English allies or the English allies

Oros

Senior Member
Korean
CDMA also refers to digital cellular telephony systems that make use of this multiple access scheme, such as those pioneered by Qualcomm, or W-CDMA. CDMA is a military technology first used during World War II by English allies to foil German attempts at jamming transmissions. The allies decided to transmit over several frequencies, instead of one, making it difficult for the Germans to pick up the complete signal.
CDMA has since been used in many communications systems, including the Global Positioning System (GPS) and in the OmniTRACS satellite system for transportation logistics.
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You will read the words 'World Wár II by English allies to foil German attempts''

I think it should be ''the World War II by the English allies to foil German attempts''

The words or rather the articles 'the' must be there.

I would like to read your comments on this.
 
  • maxiogee

    Banned
    English
    Oros said:
    CDMA also refers to digital cellular telephony systems that make use of this multiple access scheme, such as those pioneered by Qualcomm, or W-CDMA. CDMA is a military technology first used during World War II by English allies to foil German attempts at jamming transmissions. The allies decided to transmit over several frequencies, instead of one, making it difficult for the Germans to pick up the complete signal.
    CDMA has since been used in many communications systems, including the Global Positioning System (GPS) and in the OmniTRACS satellite system for transportation logistics.
    ------------------------------------------------------------------------------------------------------

    You will read the words 'World Wár II by English allies to foil German attempts''

    I think it should be ''the World War II by the English allies to foil German attempts''

    The words or rather the articles 'the' must be there.

    I would like to read your comments on this.

    I don't use "the" with "World War II", I would use it with "the Second World War".

    The "the" should be there when referring to "Allies".
    What should not be there is "English".
    There were two sides in the Second World War, they are, by convention, called "The Allies" and "The Axis Powers".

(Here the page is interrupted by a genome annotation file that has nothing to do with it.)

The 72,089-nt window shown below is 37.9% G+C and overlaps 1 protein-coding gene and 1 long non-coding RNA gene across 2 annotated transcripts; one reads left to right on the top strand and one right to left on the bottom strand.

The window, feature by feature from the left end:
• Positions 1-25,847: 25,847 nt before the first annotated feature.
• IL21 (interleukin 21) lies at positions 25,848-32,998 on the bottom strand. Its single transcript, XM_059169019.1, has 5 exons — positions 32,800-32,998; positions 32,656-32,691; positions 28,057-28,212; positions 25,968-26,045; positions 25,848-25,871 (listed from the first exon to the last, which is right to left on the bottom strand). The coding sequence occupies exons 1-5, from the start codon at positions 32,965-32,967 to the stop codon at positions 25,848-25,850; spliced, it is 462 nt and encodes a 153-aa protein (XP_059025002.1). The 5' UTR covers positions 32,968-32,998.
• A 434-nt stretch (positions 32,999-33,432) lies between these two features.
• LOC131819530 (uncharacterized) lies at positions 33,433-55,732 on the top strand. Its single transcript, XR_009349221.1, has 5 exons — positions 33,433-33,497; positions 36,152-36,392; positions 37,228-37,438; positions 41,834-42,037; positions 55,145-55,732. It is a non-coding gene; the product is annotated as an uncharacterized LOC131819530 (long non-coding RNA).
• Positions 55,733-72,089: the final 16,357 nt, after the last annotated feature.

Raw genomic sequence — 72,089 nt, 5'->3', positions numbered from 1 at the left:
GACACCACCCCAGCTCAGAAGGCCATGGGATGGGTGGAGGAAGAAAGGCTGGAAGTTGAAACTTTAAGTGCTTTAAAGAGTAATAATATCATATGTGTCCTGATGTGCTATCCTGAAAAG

If "Englishness" must be included then I'd refer to "England and her allies".
    To say "the English Allies" is to exclude England - as one cannot (grammatically correctly) be included in one's own "possessive" noun.

    Also, France would be loath to admit to being "English Allies" as that would have implied a non-equal status.
     

    Kelly B

    Curmodgeratrice
    USA English
    With the article, the phrase clunks. I read it

    ...used during WWII by the English... wait. what? where does allies fit in here? Adding the article ensures that I read the word English as the noun, rather than a modifier of allies. On second reading, I wonder: the English, allies of whom? Yes, I can go back and reread it a third time to understand it properly, but it's not smooth.

    Frankly, I think the article should be left out unless you eliminate English altogether, as Maxiogee suggested, or use the allies of the English.
     

    Yôn

    Senior Member
    US English
    No article, plain and simple. Also, capitalizing "Allies" makes the sentence look better to me.

    If you are trying to specify that the English were Allies, while only talking about the English, you could say something like:

    "...military technology first used during World War II by Allied forces, specifically the English, to foil German..."

    I don't think saying this as "Second World War" and placing "the" in front of it would be appropriate, since "II" follows "World War." If you are going to pronounce it that way, then simply read it with the article included, but don't write it.

    That's all my opinion though, and you can sort of do as you please here, because people will still easily be able to understand what you mean and were you're coming from.




    Jon
     
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